Gisborne Mayor Meng Foon is welcoming a new Government-funded bridge for the region and doesn't care if it is an election bribe or undermines the local consultation process.
The new bridge, which will replace the one-lane Motu Bridge on SH2 between Gisborne and Opotiki, is one of the transport projects to be fast-tracked that the Government announced at the weekend.
The Government has been defending a $100,000 upgrade of the current bridge as a good use of taxpayer money, even though the bridge will be torn down and replaced in a few years.
The Labour Party has called the transport projects "pork-barrel politics" and an election bribe to the regions.
Mr Foon said he did not mind if it was a bribe.
"Whatever you like to think it is, we welcome the project, and the funding. It's been on the books for 20 to 30 years. The council was always in favour of a two-lane bridge."
He said a two-lane bridge would be safer and increase productivity.
"There have been some accidents (on the bridge), but no deaths."
The strengthening work on the current bridge started in April and is expected to be completed in the next fortnight. Work on the new bridge is expected to begin next year and will cost $3m to $5m.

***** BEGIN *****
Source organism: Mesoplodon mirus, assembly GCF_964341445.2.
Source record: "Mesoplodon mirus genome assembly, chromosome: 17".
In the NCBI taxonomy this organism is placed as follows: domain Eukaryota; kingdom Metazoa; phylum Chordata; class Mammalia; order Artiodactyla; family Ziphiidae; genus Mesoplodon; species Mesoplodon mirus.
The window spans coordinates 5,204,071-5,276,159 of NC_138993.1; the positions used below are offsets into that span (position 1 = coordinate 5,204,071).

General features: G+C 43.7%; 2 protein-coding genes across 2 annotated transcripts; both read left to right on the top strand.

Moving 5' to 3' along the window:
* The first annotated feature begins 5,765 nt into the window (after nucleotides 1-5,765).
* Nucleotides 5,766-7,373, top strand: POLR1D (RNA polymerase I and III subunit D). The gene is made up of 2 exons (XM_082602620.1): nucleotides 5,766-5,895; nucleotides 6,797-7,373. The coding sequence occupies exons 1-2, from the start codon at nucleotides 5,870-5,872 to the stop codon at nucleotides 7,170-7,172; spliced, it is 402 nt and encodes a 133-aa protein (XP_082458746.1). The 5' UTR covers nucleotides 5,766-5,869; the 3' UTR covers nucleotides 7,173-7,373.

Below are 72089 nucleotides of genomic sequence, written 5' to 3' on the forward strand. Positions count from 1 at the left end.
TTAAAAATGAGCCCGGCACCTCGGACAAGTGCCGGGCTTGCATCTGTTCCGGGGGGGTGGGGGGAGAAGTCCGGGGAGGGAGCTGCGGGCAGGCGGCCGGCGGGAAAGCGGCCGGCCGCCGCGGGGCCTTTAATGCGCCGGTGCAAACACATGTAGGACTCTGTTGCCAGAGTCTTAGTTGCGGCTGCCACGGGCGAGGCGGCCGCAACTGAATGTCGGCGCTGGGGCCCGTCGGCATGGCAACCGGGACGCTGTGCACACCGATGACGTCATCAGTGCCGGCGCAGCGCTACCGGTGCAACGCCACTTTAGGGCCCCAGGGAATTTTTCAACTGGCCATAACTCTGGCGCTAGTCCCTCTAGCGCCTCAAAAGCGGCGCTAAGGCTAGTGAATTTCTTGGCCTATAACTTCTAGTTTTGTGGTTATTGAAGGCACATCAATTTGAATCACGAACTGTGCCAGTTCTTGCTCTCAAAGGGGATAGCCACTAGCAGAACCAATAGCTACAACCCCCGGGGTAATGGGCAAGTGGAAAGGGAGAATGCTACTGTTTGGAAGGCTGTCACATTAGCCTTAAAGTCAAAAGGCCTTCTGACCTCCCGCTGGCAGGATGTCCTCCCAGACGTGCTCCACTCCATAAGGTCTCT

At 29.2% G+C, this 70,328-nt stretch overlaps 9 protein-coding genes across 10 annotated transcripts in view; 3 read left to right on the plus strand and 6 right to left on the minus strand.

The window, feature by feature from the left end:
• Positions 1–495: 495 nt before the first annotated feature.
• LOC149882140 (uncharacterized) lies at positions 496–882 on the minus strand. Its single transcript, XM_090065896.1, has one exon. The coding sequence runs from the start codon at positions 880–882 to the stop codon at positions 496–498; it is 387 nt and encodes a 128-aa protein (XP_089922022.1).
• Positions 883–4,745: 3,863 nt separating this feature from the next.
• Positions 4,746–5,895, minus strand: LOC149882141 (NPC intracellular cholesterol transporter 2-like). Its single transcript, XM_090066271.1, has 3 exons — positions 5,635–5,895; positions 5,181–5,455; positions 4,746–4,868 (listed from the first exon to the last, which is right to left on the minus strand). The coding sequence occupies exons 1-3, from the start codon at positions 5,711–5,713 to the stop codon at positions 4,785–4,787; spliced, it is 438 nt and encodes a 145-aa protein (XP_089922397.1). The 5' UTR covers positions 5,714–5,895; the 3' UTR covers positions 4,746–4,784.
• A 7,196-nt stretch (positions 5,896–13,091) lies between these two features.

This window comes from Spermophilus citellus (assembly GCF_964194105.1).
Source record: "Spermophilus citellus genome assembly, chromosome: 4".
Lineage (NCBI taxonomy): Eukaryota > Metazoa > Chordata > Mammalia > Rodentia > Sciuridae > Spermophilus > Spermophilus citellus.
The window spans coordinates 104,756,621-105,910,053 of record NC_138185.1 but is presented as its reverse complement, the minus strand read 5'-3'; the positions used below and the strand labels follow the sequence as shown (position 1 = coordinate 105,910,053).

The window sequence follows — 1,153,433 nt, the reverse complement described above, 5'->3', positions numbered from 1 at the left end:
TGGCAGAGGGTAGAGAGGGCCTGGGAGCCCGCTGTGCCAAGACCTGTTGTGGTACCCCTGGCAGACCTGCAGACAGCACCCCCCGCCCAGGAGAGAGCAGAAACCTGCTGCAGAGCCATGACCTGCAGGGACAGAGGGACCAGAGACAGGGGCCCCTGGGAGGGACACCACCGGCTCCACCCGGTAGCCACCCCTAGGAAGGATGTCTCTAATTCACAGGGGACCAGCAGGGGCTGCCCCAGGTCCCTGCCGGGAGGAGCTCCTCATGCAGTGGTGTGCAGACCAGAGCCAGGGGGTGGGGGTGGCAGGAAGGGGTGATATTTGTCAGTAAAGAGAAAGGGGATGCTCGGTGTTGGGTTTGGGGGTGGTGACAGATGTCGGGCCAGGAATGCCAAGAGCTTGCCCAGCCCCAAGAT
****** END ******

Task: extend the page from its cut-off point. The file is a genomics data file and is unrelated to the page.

Mr Foon claimed he was misquoted in media reports earlier this week when he reportedly described the $100,000 upgrade as throwing "money in the drain".
Last night he said the upgrade was like "putting a sticky plaster on the current bridge, and we really need a new one".
He acknowledged the NZ Transport Agency consultation process to prioritise projects, but had no problem with bypassing that process.
"The NZTA has always been consulting, but it's just going round in circles at times. It's good to have a directive from central government. Let's hopefully get it done and cut the red tape out.
"The money could be spent elsewhere, but the Government says it's better to be put here. We welcome that and will continue to lobby on other matters at another time."
Labour's economic development spokesman Grant Robertson asked in the House yesterday whether the upgrade was a good use of taxpayer money.
Economic Development Minister Steven Joyce said the $100,000 was money well spent.
"This is 2014. The new bridge will be finished around 2017. So, yes, it needs to keep the existing bridge for a while, while the new bridge is built."
Transport Minister Gerry Brownlee said in a statement that the bridge was a chokepoint that needed a lot of maintenance.
"The $100,000 upgrade will pay instant dividends for the local economy, by making it available to high productivity motor vehicles (heavy truck and trailer units) until construction of the new bridge is completed, which is anticipated to be in 2018."